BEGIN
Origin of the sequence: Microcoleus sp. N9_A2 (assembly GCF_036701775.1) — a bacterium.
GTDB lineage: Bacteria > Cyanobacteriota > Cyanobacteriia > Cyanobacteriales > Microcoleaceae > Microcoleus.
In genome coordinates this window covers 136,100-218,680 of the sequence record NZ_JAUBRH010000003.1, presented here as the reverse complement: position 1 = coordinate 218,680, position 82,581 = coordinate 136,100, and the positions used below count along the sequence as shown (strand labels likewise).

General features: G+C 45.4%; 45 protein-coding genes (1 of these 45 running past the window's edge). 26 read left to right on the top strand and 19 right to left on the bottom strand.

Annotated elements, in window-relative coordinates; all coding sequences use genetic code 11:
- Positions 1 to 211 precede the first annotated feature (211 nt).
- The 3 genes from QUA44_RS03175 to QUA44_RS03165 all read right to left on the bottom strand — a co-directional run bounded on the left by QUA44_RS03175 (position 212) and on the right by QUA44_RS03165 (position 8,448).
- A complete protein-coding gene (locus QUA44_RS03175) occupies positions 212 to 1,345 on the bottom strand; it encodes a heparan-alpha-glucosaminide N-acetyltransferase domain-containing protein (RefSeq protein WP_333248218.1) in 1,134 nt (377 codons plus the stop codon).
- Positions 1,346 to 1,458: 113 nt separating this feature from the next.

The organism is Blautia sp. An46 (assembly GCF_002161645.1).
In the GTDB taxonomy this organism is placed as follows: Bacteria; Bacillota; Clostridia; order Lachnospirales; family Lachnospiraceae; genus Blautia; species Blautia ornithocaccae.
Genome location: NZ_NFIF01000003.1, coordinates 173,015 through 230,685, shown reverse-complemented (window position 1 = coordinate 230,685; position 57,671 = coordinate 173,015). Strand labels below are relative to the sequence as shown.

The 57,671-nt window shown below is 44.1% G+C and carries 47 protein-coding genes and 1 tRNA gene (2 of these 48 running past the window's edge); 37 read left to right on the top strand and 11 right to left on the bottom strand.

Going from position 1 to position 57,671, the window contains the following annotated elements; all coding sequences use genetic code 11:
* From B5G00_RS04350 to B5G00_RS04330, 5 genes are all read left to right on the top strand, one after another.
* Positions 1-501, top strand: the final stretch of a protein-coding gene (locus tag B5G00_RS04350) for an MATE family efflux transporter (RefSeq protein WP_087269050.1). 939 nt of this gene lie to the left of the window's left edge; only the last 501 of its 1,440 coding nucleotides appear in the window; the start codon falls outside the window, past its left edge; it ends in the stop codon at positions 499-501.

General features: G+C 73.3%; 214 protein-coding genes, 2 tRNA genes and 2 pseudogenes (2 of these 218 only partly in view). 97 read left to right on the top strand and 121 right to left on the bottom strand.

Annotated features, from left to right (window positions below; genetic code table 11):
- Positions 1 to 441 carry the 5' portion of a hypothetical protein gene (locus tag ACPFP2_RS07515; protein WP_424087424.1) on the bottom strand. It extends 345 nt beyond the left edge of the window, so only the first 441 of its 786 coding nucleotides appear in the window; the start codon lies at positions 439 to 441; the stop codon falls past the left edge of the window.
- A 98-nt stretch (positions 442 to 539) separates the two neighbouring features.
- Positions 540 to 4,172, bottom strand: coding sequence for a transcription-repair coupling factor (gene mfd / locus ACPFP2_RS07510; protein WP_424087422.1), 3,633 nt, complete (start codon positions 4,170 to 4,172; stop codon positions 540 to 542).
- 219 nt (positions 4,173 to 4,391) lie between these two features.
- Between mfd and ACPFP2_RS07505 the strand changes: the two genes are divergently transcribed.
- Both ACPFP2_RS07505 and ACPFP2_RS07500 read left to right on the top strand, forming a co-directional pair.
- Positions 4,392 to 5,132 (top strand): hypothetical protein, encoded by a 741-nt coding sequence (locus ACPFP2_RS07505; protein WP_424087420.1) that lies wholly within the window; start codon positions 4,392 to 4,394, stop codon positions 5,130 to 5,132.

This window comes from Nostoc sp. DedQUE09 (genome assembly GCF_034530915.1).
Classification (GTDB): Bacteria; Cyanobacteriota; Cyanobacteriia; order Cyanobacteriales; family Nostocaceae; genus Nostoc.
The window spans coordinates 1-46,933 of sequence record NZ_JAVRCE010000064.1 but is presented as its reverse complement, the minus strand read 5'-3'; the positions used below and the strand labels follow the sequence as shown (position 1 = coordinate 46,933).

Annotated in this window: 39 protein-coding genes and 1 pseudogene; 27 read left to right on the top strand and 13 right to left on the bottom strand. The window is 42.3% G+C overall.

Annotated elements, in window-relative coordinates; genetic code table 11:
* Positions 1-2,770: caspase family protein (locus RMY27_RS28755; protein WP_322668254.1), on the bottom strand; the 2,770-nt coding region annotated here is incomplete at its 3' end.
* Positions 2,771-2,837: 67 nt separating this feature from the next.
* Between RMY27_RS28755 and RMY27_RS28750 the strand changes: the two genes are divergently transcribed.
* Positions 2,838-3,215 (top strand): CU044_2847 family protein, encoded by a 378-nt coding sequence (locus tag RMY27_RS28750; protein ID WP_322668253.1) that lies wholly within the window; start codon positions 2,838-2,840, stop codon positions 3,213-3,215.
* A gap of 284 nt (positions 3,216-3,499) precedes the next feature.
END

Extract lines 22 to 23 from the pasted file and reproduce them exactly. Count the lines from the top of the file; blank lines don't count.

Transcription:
- 219 nt (positions 4,173 to 4,391) lie between these two features.
- Between mfd and ACPFP2_RS07505 the strand changes: the two genes are divergently transcribed.